It’s true that I suffer from PTSD related to my exposure to the lakefront condo market between the years 2008 and 2018. This decade caused irreparable harm to my opinion of that particular market. I wish I could ignore it, but try as I might I can still see those condominiums sitting on market, piling up Days On Market and bleeding from so many ineffective price reductions. I shudder at the thought of sitting in a lakefront condominium open house, hoping and praying for a buyer to stumble through the door. Alas, that era is over, and if the lakefront market was mending nicely in 2018 it left 2021 fully, entirely, miraculously, healed.
It makes plenty of sense that this segment would be healed, after all. The contagion between our market segments left it no option. If you’re a lakefront buyer seeking a $2.5M lakefront home, or you’re a $1.5M buyer seeking a single family home with a boat slip, this current market leaves you very little to choose from. That buyer could either turn from this market altogether and end up on some other lake in some other state, or they could focus their aim on the product that would give them most of what they want: the lakefront condominium. It should be mentioned here that this market contagion doesn’t work the way lakefront owners would like it to work. If there aren’t any $4M houses for sale, they do not spend $8M. In fact, the buyer will often go the other direction and look under their maximum budget. After all, this is the Midwest and while we have a market where plenty of buyers overshoot their landing out of haste, it’s not the common response like it might be out West.
For the year just ended, the market closed 18 lakefront condominiums. Those included sales in the Fontana Club (2), Bay Colony South (2), Bay Colony (4), Fontana Shores (2), Vista Del Lago (1), Bay Shore (1), Geneva Towers (6). The high sale in the lakefront condo segment was at Geneva Towers with a print at $1.499M, followed closely by my $1.475M sale at the Fontana Club of a double unit on the first floor. The biggest story of the condo market this year was the increase in both volume and price, with seven sales over $1M. The 18 sales is only marginally higher than the 17 recorded in 2020, but both of those totals blow away the seven total transactions during 2019.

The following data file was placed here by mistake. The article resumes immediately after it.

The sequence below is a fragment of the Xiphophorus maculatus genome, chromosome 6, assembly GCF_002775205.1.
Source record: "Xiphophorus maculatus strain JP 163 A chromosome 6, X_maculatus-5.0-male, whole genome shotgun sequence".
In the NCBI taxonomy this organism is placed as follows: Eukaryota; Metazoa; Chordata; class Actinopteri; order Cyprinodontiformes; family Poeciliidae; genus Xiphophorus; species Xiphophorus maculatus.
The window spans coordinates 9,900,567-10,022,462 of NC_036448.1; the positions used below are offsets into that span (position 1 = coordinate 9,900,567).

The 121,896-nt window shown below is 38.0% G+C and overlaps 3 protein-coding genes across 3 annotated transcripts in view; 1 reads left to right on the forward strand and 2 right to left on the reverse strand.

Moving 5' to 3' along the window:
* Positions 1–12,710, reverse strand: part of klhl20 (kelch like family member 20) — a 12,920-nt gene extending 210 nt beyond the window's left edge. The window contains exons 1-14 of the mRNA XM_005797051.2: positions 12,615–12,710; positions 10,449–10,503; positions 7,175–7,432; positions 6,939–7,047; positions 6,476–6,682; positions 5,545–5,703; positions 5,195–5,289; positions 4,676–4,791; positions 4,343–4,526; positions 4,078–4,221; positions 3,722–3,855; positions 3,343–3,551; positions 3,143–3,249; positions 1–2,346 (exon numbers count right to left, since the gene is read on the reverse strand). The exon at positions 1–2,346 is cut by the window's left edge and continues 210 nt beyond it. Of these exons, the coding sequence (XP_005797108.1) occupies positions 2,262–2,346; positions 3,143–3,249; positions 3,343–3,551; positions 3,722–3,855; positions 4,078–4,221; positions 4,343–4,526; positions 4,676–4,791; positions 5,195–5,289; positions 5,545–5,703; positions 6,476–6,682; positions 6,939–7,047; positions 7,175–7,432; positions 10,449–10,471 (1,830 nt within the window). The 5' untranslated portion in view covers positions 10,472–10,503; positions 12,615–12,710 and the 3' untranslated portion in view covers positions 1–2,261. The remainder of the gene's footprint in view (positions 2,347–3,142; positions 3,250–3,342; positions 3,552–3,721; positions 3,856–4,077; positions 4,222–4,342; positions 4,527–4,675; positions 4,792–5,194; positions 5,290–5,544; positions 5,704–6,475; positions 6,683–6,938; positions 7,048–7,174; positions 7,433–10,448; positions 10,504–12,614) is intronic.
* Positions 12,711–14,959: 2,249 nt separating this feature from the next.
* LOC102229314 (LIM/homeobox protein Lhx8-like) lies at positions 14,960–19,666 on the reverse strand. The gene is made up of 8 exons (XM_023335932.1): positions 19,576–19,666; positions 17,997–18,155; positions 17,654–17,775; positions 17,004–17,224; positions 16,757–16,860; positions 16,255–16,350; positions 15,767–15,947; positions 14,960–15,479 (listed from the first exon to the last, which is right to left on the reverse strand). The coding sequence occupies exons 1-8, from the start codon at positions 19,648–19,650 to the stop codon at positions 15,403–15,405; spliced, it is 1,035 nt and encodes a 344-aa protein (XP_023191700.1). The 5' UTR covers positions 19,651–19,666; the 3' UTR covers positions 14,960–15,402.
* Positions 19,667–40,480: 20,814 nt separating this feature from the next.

Entering 2021 I expected there would be fewer transactions than in 2020. I didn’t think we’d supply the inventory required to keep the market moving forward, but I was wrong. The volume increase in the condo market followed the volume increase in the single family lakefront market, as inventory was quickly absorbed throughout the year. The question for 2022 is what impact will an increase in interest rates and a general feeling that covid is finally something we’re going to live with and not hide from mean for our vacation home market. I expect it’ll mean a decrease in overall transactions, but I guessed that last year at this time and I was proven wrong.
These higher valuations in the condo segment will likely breed more sales at these levels, as most markets here just need one or two comps to justify a particular price range. If a single Bay Colony South condo sells for $1.35M, you can bet that’s all the market needs to justify the same price for another unit. Trends used to matter, but now we just need a hint of backing and buyers will accept it as fact. In this market there is no other choice.
One positive for the lakefront market is in the infusion of fresh money and bright eyed ownership into some of our tired lakefront buildings. There are no architectural awards being handed out in our lakefront condo market, but there are units being renovated en masse right now, and that’s a long term positive for this segment. Nicer units and higher valuations will press condo associations to update their exterior spaces and build amenities, and the overall market benefits from the spiffying of our aged complexes.
The lakefront condo market has had a rough decade, and I, for one, couldn’t be happier to see it thriving. If the market provides well priced inventory at a soft pace, the market should continue to outperform this year, in spite of rising interest rates. If pretty awful lakefront homes can now sell for $3.5M+, the condo market will continue to draw attention.
Above, the beautiful Fontana Club unit I sold last spring.